What A Way To Spend A Vacation

by Ceryndip

The day started sunny and full of expectations. Hercules and Iolaus had been planning this vacation from Chiron's Academy for weeks. Chiron had to attend to personal business elsewhere and they'd set out for home as soon as he released them early in the afternoon. The boys planned to spend a couple of days with Alcmene, then, a couple of days fishing, finishing with a final meal and a good nights sleep at Alcmene's before heading back to the academy.

Hercules doubted that Iolaus had slept a wink all night. He constantly rolled and turned in the bed so that come morning, it looked as if he'd been fighting monsters in the sheets. Iolaus was operating on pure excitement and Hercules was hard put to keep up with him. Even without sleep Iolaus had more energy than three normal people.

They were making excellent time as they merrily chased each other through the trees. Their giggling rang through the leaves. They were having so much fun and had spent so much time anticipating these few days that neither could imagine anything not going as planned.

Both young men stopped suddenly as the wind changed direction and an icy breeze hit them from behind. They exchanged concerned glances as they scanned the dark thunderstorm approaching.

"That's moving fast," Iolaus called over the howling wind. "We'd better find some cover until it blows through."

Hercules nodded and they ran toward a cliffside nearby hoping to find a small cave. The wind continued to rise and the thunder nearly deafened them with it's nearness. The rain came down in torrents soaking them both. The pair huddled under an overhang and tried to stay out of the blowing rain as the wind screamed around them. As they watched the limbs were torn from the trees and leaves were ripped from the very limbs they had recently unfolded upon. The storm passed in a few moments but the cool breeze remained.

Both Hercules and Iolaus were shivering uncontrollably. It took awhile to get a fire going in the damp wood. They draped their wet clothes over the rocks and huddled close to the fire to warm up. Hercules still felt chilled even with the roaring fire and blanket around his shoulders.

"It's gonna be dark by the time our clothes dry. I suppose this is as good a place as any to camp." Iolaus stuck his bare foot out from under the blanket he'd wrapped up in and wiggled his toes in front of the fire.

Hercules nodded his agreement and wondered how Iolaus could possibly be warm already. He pulled his blanket tighter around himself and sneezed.

"Excuse me."

"You still cold?" Iolaus asked.

"A little," Hercules wasn't about to admit that he might have caught cold. He was half god and half gods didn't get sick. So, he couldn't possibly be cold.

He settled down as close to the fire as he dared but he slept miserably. His nose kept trying to plug up and his head felt increasingly stuffy. He tried not to let Iolaus see what was happening to him but it was hard to sneeze quietly. Iolaus must have heard everything. He rolled over every time Hercules made a sound.

The next day Hercules had dark circles under his eyes and he was in a foul mood. Iolaus quickly learned if he didn't want his head bit off to keep quiet. Something was bothering his big friend and by mid morning, Iolaus had it pretty well figured out. Yesterday's sneezing had turned into a dry cough and every once in awhile, Iolaus thought he saw a chill pass through him.

Hercules kept walking slower as the afternoon progressed. They covered far less territory than planned. They had hoped to make it all the way to Alcmene's today. Iolaus saw that it wasn't going to happen and suggested they take a break. Hercules didn't have a lot of experience with being sick and Iolaus figured, given his friend's mood, that he'd have to be careful how he brought the subject up.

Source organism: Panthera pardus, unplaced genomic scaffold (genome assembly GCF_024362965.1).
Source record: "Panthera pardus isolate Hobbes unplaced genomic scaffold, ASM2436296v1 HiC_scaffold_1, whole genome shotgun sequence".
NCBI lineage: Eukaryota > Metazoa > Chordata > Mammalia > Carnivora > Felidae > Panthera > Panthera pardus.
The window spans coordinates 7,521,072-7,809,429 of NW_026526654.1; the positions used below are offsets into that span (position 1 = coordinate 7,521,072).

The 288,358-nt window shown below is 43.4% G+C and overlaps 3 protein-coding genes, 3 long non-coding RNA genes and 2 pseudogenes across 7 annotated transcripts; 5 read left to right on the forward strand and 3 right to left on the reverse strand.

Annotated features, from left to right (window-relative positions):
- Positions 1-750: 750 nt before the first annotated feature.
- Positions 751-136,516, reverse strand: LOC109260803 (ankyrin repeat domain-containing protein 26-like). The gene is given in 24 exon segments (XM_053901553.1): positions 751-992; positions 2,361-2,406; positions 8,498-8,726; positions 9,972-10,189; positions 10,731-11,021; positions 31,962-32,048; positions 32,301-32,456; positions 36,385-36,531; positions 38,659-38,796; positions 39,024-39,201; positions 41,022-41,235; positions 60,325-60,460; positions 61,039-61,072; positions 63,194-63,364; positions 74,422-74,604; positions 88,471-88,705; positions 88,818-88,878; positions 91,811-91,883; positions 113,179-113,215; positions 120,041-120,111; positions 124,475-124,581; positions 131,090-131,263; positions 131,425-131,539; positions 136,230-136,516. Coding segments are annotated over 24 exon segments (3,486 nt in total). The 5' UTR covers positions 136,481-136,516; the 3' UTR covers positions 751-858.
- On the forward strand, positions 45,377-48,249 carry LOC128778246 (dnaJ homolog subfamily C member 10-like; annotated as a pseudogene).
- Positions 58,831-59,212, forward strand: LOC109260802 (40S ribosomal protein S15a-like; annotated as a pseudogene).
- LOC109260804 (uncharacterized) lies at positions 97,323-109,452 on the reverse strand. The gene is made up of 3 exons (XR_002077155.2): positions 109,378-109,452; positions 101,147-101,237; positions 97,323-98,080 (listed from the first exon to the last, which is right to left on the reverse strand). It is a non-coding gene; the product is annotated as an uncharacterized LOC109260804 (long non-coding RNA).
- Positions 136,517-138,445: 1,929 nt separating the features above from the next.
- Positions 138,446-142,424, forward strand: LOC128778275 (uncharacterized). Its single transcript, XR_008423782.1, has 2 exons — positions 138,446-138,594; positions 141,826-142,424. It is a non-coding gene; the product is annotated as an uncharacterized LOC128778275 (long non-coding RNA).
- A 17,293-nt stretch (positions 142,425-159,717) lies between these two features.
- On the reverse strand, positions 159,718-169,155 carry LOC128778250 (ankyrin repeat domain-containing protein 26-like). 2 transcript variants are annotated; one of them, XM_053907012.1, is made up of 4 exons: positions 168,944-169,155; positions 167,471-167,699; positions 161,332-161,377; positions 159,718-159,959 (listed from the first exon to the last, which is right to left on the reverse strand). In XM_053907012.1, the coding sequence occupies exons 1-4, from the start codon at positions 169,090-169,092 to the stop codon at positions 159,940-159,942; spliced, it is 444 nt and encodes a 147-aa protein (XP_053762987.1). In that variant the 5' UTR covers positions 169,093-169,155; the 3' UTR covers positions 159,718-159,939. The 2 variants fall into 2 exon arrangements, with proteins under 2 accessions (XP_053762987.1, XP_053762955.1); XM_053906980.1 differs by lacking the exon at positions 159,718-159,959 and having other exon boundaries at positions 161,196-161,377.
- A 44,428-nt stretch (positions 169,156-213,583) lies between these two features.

Hercules sat under a shade tree and closed his eyes.

"At this pace, we'll never get there." Iolaus complained trying to get the usual quick-witted response.

Hercules didn't take the bait.

"You're not going to argue with me? You must be sick." Iolaus said playfully and reached over to feel Hercules' forehead. He frowned, "You've got a fever."

"I can make it." Hercules tried unsuccessfully to stifle a cough. His throat was scratchy.

"Uh Uh. Chiron says don't walk a fever, calm it." Iolaus spread Hercules' blanket out and made him lie down while he built a fire. Hercules fell asleep almost immediately. Iolaus headed into the woods to catch some dinner as they had only packed enough food for 2 meals. Iolaus had to shake his head at his stubborn friend. "The guy has a fever and what does he do? Spends half the day walking in the sun."

Iolaus caught a rabbit. He cleaned it before talking it back to camp. He didn't want to risk Hercules having a weak stomach. He didn't know if demigods had weak stomachs when they were sick but just in case it was better to leave the guts outside of camp. He also picked a shirt full of ripe berries on the way back.

When the rabbit was nicely browned he woke Hercules. The poor guy looked worse off after his nap. He did sit up and eat a few bites of the meat. The berries seemed to set better on his stomach, so he ate a handful of them.

"If you want to smack me for saying so, Herc, you can, but you look awful."

Hercules sighed. He had to admit it to himself. He was miserable, "I feel awful. Sorry for snapping at you this morning."

"It's ok, why don't you go back to sleep."

Hercules nodded as he sunk back into his blanket, "Maybe I'll feel better in the morning."

Iolaus stayed up with his friend and kept the fire roaring hot enough that Hercules broke out in a sweat but he still shivered with chills. Iolaus added his blanket to Hercules'.

The next morning Iolaus decided that he needed to get Hercules home. His friend was no better. Iolaus could tell without waking him. He still had the fever. His coughing had become much deeper and his breathing had developed a definite wheeze that Iolaus didn't like the sound of at all.